Are we ready to treat Covid like the flu? Some nations are increasingly thinking so

WION Web Team
New Delhi Published: Jan 14, 2022, 09:36 PM(IST)

Covid may be endemic like the flu Photograph:( Reuters )

Story highlights

Experts in the US say that most of the population will be infected with the Omicron variant, and WHO itself said more than half of Europe will have the virus in coming days, both pointing towards it becoming as common as the flu

Slowly but surely several governments are coming around to the idea that Covid may be endemic like the flu and asking people to live with it. While WHO is warning against such a conclusion, Spain became the first European country to move towards ending mask mandates. 

Experts in the US say that most of the population will be infected with the Omicron variant, and WHO itself said more than half of Europe will have the virus in coming days, both pointing towards it becoming as common as the flu.

It may still be early days but admittedly, neither lockdowns nor vaccinations are completely preventing the spread. This much was expressed by Israel's prime minister whose country was among the few who vaccinated most of its adult population, rolled out the third, and is even mulling a fourth dose.

Switzerland’s interior minister Alain Berset has said that the transition from pandemic to a stage like the flu may be considered. While speaking at a media conference, he said, “We may be on the eve of a watershed, the transition from a pandemic phase to an endemic phase."

Britain’s Education Secretary, Nadhim Zahawi, told the BBC that the UK is “on a path towards transitioning from pandemic to endemic." 

Also read | British economy reaches back above pre-COVID level for first time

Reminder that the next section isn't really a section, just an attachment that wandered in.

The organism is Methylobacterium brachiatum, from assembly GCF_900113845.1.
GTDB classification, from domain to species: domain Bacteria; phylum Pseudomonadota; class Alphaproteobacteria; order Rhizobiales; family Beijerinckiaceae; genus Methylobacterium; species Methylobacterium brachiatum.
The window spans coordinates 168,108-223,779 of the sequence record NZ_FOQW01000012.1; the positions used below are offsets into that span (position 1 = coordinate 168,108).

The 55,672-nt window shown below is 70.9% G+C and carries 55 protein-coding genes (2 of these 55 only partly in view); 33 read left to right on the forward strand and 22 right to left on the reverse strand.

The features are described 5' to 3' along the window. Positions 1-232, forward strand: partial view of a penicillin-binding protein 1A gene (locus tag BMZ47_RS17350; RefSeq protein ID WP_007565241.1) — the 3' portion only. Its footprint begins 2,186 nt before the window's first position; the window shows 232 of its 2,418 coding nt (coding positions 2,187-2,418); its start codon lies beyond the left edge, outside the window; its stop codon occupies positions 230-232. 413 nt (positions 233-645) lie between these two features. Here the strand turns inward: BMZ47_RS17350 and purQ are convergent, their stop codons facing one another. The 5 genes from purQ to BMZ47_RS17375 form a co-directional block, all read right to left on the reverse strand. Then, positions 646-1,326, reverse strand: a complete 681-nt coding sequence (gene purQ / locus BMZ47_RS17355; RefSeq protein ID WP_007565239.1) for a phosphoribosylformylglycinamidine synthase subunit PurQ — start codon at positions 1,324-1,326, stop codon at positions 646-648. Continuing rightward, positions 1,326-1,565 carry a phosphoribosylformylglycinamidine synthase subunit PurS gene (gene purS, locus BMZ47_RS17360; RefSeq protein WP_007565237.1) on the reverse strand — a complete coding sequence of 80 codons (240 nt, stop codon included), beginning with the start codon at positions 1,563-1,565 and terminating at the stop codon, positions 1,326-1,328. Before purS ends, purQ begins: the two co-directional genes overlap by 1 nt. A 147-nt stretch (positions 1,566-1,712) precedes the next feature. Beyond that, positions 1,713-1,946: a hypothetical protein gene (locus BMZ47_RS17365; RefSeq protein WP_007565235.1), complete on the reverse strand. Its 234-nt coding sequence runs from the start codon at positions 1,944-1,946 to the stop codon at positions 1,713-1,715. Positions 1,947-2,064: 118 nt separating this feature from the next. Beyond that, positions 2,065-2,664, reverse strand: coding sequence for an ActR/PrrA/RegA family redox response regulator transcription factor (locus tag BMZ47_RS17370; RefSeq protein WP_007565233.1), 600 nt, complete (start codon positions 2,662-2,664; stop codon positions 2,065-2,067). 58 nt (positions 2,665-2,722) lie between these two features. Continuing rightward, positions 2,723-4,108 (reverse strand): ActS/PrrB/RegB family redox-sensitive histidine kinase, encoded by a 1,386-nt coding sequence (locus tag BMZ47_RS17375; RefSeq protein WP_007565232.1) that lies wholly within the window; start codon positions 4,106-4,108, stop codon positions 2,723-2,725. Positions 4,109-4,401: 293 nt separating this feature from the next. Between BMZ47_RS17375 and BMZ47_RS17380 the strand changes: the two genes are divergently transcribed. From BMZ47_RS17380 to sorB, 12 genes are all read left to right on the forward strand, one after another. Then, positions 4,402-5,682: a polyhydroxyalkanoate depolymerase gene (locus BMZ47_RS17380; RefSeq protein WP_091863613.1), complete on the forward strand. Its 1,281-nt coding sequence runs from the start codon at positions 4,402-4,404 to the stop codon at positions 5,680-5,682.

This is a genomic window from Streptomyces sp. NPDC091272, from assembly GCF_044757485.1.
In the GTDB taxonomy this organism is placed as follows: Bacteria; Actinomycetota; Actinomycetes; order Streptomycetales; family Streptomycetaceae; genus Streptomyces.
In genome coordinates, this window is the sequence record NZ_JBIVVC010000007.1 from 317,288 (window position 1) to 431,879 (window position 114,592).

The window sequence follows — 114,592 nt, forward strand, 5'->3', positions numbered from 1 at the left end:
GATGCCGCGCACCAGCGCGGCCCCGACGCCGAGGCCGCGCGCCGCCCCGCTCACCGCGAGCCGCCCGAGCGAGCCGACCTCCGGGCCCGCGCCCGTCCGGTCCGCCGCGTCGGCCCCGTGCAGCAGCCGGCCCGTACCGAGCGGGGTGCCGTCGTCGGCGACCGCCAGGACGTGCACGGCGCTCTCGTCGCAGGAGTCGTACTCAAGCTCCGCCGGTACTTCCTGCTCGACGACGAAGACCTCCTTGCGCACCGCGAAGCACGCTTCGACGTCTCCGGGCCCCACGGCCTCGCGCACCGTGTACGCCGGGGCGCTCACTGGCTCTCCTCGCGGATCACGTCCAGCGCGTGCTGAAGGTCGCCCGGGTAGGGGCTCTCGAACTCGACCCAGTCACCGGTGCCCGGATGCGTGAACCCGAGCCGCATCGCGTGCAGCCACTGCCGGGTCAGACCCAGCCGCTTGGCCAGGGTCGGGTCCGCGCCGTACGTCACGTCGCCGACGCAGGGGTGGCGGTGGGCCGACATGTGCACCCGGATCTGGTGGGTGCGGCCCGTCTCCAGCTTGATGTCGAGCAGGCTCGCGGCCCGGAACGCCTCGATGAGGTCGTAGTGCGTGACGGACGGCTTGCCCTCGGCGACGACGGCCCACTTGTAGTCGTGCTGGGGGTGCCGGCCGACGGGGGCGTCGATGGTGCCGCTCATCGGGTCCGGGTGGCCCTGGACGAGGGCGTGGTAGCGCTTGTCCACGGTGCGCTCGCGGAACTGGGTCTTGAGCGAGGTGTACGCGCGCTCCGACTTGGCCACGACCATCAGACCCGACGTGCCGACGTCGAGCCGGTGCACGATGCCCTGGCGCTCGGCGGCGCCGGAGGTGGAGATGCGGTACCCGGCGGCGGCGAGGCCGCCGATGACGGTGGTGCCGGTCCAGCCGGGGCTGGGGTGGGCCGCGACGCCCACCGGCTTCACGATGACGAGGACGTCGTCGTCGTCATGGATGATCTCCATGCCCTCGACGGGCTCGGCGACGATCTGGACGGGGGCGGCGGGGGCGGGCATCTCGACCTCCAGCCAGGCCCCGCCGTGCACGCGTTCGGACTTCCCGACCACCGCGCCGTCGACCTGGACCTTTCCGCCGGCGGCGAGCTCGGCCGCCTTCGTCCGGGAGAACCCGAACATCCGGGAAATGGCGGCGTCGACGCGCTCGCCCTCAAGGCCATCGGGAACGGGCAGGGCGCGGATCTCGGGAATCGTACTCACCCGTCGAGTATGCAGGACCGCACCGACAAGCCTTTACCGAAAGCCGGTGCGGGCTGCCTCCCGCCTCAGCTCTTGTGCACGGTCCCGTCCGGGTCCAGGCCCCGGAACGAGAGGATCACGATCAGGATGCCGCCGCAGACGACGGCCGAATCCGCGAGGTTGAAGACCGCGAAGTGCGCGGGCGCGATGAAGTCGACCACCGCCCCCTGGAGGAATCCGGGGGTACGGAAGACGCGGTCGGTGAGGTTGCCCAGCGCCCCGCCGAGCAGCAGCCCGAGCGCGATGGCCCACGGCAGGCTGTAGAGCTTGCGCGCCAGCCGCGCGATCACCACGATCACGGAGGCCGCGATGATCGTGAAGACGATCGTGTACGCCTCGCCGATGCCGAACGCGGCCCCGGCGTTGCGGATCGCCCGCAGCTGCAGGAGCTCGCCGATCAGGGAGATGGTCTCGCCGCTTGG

This comes in after the UK economy was seen returning to pre-pandemic levels for the first time. The Office for National Statistics (ONS) reported that gross domestic product (GDP) increased by 0.9 per cent in November, compared to 0.1 per cent in October. The holiday season made a significant contribution to the economy's rebound.

Travel restrictions may also be eased in several European nations. Many countries have shortened their quarantine time. In Estonia and Iceland, quarantine time has been reduced to seven days.

Slovenia has also shortened its quarantine time to five days. 

Also read | Covid spawned 20 new ‘pandemic billionaires’ in Asia, says Oxfam report

Norway, also, is looking forward to relaxing some Covid restrictions. The Scandinavian country will partly reverse a ban on serving alcohol in bars and restaurants, reports Reuters. Prime Minister of Norway, Jonas Gahr Stoere, while speaking at a news conference said, "We can ease some restrictions, but not all."

Restrictions in the Netherlands will also be eased starting from Saturday. Non-essential stores, hairdressers and gyms will now be allowed to reopen. However, only a limited number of customers will be permitted.

Students will also be allowed to attend their colleges and universities. Bars, restaurants, museums and other public places will remain closed.

(With inputs from agencies)

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